LAHARPE — Pat Spencer is eagerly anticipating a rockin’ good time for crowds and performers alike at Friday’s Battle of the Bands.
The event, geared as a fundraiser for the LaHarpe Veterans of Foreign Wars Auxiliary, serves as the unofficial kickoff for the annual LaHarpe Days celebration.
The battle begins at 7 p.m. Friday at the VFW post and will feature the talents of three local bands: Latent Content, Led Astray and Pug; as well as three out-of-towners, Overdue Anthem, based out of Princeton, With Forte, from Ottawa, and Worst Day Ever, out of Chanute.
Each band will perform for 20 minutes in front of judges Tim Henry, Phil Ebert and Roger Orton. Each will be judged on their stage presence; how well they use up their 20 minutes; originality of music or interpretation of cover tunes; musical ability, including vocal and instrumental skill; and audience approval.
The winning band will get 40 percent of the admission purse and be invited to perform the balance of the evening until midnight.
Admission to the Battle of the Bands is $5 for adults and $3 for children 12 and under. Soft drinks and sandwiches will be for sale during the event.
“We really want to turn this into a fun, family-themed event that everybody can enjoy,” said Spencer, a VFW Auxiliary member and one of a core group of volunteers who has worked tirelessly to clean and do some moderate repairs to the VFW facility in anticipation of Friday’s show.
The band is being fitted with sound equipment on loan from John Barker of LaHarpe, who also is serving as cohost with Orton.
THE BATTLE of the Bands is the second major fundraiser spearheaded by the Auxiliary, Spencer said, following the inception of a monthly swap meet and farmers market June 11. Those events will be the second Saturday of each month.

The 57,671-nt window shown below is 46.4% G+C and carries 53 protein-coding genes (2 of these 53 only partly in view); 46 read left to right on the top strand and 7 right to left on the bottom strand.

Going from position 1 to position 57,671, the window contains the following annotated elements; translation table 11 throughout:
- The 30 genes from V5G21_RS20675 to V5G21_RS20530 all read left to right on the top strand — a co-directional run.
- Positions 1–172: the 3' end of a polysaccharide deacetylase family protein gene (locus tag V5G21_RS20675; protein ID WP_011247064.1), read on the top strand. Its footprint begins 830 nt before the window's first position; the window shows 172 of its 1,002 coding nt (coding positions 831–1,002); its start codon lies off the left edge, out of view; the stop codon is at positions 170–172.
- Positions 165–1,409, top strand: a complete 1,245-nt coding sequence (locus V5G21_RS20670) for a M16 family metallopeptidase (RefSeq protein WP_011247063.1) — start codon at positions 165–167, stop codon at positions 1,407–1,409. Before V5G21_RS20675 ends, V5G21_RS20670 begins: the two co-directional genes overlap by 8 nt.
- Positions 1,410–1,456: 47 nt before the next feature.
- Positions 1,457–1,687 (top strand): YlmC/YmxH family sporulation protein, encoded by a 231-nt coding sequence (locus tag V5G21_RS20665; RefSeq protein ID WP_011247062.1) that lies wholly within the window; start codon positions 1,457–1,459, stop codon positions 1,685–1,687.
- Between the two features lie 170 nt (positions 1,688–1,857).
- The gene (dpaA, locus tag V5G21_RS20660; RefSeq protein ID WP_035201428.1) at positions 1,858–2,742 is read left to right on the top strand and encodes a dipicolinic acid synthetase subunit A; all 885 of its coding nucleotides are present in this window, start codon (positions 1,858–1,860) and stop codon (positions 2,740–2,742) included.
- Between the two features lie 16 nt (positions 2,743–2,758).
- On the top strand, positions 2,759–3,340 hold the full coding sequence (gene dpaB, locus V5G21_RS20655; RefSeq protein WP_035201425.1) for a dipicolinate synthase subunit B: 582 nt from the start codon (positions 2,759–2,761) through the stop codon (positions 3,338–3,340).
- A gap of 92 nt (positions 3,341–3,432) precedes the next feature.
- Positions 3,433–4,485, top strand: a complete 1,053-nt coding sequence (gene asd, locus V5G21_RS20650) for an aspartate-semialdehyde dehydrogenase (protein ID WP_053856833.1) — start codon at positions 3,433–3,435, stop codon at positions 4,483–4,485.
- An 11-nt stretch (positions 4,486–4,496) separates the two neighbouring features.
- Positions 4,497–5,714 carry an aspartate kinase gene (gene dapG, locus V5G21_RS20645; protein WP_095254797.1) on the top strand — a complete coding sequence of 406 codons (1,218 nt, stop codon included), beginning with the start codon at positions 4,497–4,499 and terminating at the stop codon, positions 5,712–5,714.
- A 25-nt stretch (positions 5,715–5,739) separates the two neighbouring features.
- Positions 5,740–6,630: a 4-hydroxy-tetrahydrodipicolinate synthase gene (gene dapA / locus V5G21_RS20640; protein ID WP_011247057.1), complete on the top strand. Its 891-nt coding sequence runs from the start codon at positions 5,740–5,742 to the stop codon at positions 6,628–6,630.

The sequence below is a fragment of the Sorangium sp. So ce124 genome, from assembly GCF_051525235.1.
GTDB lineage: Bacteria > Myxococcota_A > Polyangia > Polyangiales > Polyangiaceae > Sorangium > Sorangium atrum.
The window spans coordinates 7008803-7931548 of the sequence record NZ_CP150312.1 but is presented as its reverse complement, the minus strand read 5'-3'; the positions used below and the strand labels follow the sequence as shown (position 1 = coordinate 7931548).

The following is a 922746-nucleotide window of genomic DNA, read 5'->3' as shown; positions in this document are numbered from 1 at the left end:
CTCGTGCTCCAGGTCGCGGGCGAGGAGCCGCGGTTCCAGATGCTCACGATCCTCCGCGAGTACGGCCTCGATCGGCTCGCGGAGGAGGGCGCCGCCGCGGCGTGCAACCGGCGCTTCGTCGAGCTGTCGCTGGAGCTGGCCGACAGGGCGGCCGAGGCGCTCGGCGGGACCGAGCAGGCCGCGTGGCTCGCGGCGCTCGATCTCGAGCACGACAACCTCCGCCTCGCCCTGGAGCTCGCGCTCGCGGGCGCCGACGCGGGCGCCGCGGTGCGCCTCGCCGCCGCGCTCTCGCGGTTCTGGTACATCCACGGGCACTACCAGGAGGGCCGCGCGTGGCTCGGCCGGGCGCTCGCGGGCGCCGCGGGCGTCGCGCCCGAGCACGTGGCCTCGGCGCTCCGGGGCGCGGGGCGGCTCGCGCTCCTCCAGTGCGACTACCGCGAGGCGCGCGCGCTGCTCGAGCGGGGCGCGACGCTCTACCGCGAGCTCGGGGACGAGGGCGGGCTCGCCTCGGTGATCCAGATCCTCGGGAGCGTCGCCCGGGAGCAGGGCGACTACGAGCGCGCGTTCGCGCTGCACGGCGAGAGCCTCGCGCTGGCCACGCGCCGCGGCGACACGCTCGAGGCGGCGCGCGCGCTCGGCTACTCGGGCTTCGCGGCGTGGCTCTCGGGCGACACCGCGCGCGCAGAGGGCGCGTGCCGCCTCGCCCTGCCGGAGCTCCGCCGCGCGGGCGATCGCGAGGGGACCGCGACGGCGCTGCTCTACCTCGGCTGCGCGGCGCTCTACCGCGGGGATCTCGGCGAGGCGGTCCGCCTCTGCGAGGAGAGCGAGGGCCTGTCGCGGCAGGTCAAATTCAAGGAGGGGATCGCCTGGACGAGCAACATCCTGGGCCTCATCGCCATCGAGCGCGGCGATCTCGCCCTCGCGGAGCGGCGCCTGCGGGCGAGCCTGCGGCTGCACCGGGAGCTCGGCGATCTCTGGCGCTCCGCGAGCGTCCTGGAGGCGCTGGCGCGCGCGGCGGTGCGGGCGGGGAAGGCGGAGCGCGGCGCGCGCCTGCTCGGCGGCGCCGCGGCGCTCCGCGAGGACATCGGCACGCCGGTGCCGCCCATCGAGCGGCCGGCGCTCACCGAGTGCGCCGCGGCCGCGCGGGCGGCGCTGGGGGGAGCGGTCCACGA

The goal is to rebuild the Auxiliary’s cash reserves in order to resume weekly bingo games, which had been a popular draw for years in LaHarpe until it was stopped a few years back.
“The Auxiliary has many volunteers, but most of the ones who did most of the work were the older members,” Spencer said.
As participation among Auxiliary members dwindled, burnout became common and some of the most active members resigned their post.
“We thought we were going to lose our charter,” Spencer said, which prompted John Wagner, VFW commander, to approach members such as Spencer, Sandy Northcutt and others to pick up the baton.
“We figured that this is definitely something worth doing,” Northcutt said.
Spencer, the auxiliary’s president, and Northcutt, the treasurer, were among the new officers installed recently to oversee the fundraising efforts. Also installed were Linda Bartholomew, secretary, Marsha Karr, senior vice president, Adelina Holloway, junior vice president, and Carol Crawford, trustee.
The group must put about $1,000 in the bank in order to resume the bingo games, Spencer said.
“We’re working hard, but we don’t want this to be all about work, work, work,” Spencer said. “We want to have some fun, too.”
The monthly swap meet should gain participation as the community becomes more aware of its presence, “and as people start pulling things from their gardens,” Spencer said.
IN ADDITION to a more active auxiliary, Spencer and Northcutt also envision greater use of the VFW hall.
Some plumbing repairs were handled by Sonny Northcutt, while auxiliary members and other helpers have worked several hours a week for a deep cleaning.
“We want this clean to our standards,” Northcutt said — a lofty goal.
Spencer also pointed to a ceiling half painted, “and we have a roof leak we need to get fixed very soon.”
When those items are taken care of, the VFW hall will once again take its place as a jewel in the community, Spencer said.
“People could use it for private functions” available through donations to the VFW, Spencer said. “It’s a tremendous facility.”